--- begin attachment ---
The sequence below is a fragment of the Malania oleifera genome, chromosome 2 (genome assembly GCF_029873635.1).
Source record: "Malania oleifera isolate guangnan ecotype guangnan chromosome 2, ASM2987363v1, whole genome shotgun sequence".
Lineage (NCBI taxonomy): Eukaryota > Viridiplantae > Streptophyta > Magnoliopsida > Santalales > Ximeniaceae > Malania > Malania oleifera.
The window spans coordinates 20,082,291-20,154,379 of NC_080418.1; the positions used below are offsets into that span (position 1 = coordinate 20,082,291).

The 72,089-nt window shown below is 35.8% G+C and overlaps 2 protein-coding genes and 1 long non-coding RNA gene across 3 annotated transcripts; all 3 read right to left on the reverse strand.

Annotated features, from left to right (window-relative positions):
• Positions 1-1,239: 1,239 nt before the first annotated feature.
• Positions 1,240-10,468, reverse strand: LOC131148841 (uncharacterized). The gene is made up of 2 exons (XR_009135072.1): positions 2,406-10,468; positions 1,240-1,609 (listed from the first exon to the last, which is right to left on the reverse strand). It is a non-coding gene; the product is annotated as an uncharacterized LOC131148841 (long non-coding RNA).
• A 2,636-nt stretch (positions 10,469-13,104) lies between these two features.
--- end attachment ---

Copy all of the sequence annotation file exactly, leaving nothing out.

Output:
The sequence below is a fragment of the Malania oleifera genome, chromosome 2 (genome assembly GCF_029873635.1).
Source record: "Malania oleifera isolate guangnan ecotype guangnan chromosome 2, ASM2987363v1, whole genome shotgun sequence".
Lineage (NCBI taxonomy): Eukaryota > Viridiplantae > Streptophyta > Magnoliopsida > Santalales > Ximeniaceae > Malania > Malania oleifera.
The window spans coordinates 20,082,291-20,154,379 of NC_080418.1; the positions used below are offsets into that span (position 1 = coordinate 20,082,291).

The 72,089-nt window shown below is 35.8% G+C and overlaps 2 protein-coding genes and 1 long non-coding RNA gene across 3 annotated transcripts; all 3 read right to left on the reverse strand.

Annotated features, from left to right (window-relative positions):
• Positions 1-1,239: 1,239 nt before the first annotated feature.
• Positions 1,240-10,468, reverse strand: LOC131148841 (uncharacterized). The gene is made up of 2 exons (XR_009135072.1): positions 2,406-10,468; positions 1,240-1,609 (listed from the first exon to the last, which is right to left on the reverse strand). It is a non-coding gene; the product is annotated as an uncharacterized LOC131148841 (long non-coding RNA).
• A 2,636-nt stretch (positions 10,469-13,104) lies between these two features.